In a speech at Georgetown University on Thursday, Mark Zuckerberg laid out Facebook’s approach to moderation in terms of an ongoing commitment to free expression — and in one particular section, drew a sharp contrast with Chinese companies that may not share those values.
As Zuckerberg described it, regulators and technologists face the question of “which nation’s values are going to determine what speech is going to be allowed for decades to come,” China or the US. As he laid out Facebook’s commitment to free expression, he also emphasized that those values were already coming under threat from China.
“If another nation’s platform sets the rules,” Zuckerberg said, “our nation’s discourse could be defined by a completely different set of values.”
A full transcript of the speech is available here.
Concerns about Chinese censorship have come to a head amid the ongoing pro-democracy protests in Hong Kong. A number of US companies have attempted to stifle internal shows of support for those protests in deference to Chinese partners, including the NBA and Blizzard, which banned a professional Hearthstone player for comments made in a post-game interview.
Democrats have stepped up criticism of Facebook in recent months, most notably from Democratic front-runner Elizabeth Warren. In response, Zuckerberg has made a number of apparent overtures to conservative leaders, including private dinners with right-wing pundits like Tucker Carlson and Hugh Hewitt.
But while the partisan landscape has grown more fraught for Facebook, Zuckerberg presented the rise of Chinese internet companies as a broader national threat to American free expression:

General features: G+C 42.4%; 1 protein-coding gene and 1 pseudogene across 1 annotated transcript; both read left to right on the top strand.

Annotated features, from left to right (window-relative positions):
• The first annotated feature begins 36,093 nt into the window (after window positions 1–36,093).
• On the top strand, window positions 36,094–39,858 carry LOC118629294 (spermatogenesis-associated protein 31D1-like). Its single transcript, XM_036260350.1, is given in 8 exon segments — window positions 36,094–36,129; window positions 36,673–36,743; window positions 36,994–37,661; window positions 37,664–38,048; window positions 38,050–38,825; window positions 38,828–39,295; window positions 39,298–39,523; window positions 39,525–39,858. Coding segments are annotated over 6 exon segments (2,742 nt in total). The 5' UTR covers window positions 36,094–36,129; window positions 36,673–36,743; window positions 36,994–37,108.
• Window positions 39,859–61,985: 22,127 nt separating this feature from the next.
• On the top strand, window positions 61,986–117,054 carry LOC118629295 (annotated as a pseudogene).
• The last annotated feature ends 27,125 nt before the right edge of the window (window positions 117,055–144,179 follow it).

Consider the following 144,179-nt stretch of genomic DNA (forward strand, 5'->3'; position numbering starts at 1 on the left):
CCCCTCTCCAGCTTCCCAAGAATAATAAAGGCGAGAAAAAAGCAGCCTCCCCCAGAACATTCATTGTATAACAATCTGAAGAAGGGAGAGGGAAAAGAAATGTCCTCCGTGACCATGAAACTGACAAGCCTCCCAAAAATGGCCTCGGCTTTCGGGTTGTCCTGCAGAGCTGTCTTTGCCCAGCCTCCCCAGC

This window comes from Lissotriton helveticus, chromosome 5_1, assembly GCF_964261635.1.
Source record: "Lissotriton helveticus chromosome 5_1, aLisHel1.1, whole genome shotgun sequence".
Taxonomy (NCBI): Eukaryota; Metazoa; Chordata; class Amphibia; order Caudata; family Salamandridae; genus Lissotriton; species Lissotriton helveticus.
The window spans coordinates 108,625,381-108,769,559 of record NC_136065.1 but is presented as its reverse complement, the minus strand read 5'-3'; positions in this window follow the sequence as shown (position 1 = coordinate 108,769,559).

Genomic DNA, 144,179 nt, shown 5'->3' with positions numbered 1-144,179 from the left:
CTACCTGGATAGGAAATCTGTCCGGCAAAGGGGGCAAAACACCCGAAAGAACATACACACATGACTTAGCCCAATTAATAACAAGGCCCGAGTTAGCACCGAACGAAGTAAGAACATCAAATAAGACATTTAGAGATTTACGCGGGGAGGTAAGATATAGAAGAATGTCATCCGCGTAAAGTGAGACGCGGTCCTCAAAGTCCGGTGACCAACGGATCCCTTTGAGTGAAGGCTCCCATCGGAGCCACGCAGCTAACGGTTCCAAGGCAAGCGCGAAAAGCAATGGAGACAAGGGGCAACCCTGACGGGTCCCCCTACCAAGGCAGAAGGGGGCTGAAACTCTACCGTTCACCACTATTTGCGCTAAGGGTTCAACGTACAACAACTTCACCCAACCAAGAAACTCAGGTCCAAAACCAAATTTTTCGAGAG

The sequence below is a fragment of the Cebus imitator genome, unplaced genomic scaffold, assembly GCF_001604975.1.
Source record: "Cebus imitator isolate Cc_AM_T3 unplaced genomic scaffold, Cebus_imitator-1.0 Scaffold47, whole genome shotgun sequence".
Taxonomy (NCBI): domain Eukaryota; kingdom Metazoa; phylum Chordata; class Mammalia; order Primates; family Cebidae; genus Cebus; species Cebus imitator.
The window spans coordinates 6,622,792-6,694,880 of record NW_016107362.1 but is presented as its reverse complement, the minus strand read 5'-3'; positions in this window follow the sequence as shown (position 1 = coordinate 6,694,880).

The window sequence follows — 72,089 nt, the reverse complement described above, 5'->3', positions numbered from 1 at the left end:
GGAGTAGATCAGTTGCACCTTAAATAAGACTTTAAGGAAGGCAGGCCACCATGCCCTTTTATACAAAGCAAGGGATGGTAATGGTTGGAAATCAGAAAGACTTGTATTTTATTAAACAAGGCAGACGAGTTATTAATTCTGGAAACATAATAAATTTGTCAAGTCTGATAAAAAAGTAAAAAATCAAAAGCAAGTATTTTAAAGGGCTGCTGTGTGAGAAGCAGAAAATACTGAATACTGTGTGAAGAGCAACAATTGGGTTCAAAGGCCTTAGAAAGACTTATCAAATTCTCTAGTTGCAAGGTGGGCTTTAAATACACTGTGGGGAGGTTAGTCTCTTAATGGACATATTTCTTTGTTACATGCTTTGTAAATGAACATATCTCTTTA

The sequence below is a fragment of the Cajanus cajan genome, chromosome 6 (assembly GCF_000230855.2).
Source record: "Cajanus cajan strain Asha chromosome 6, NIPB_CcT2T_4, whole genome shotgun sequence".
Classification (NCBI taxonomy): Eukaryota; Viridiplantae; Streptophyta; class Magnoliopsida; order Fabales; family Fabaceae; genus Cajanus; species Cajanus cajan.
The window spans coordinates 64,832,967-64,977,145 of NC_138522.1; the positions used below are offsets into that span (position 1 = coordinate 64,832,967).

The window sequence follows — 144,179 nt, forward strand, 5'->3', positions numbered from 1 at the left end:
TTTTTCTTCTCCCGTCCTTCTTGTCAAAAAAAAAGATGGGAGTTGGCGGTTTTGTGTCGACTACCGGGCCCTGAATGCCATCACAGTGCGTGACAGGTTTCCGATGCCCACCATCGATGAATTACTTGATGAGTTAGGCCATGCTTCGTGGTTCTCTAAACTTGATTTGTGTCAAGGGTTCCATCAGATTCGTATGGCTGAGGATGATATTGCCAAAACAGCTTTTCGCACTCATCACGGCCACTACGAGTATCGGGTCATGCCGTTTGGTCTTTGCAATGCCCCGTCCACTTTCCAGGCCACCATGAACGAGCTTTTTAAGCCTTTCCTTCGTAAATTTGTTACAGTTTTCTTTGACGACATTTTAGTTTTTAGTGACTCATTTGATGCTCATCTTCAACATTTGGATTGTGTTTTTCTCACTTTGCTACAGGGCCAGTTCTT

A decade ago, almost all of the major internet platforms were American. Today, six of the top ten are Chinese. We’re beginning to see this in social media too. While our services like WhatsApp are used by protestors and activists everywhere due to strong encryption and privacy protections, on TikTok, the Chinese app, mentions of these same protests are censored, even here in the US. Is that the internet that we want?
Zuckerberg was likely referring to guidelines presented by TikTok’s parent company ByteDance, which were obtained by The Guardian last week. As written, the guidelines effectively ban criticism of the Chinese government, and forbid “demonisation or distortion of local or other countries’ history such as May 1998 riots of Indonesia, Cambodian genocide, Tiananmen Square incidents.”
Reached for comment, TikTok said that the guidelines published by The Guardian were outdated, and emphasized that US moderation decisions are made by a US-based team and are not influenced by foreign government.
“The Chinese government does not request that TikTok censor content, and would not have jurisdiction regardless, as TikTok does not operate there,” a TikTok representative said. “To be clear: We do not remove videos based on the presence of Hong Kong protest content.”
The specter of a Chinese competitor to Facebook has been raised in the past to disarm regulators, most recently when seeking support for the proposed Libra cryptocurrency. But Zuckerberg’s comments are likely to heighten the conflict between Facebook and its Chinese competitors, and put the ongoing conflict at the center of future debates over moderation policy.
“Are we going to continue fighting to give more people a voice to be heard,” Zuckerberg said at Georgetown today, “or are we going to pull back from free expression?”
3:08PM ET: Updated with statement from TikTok.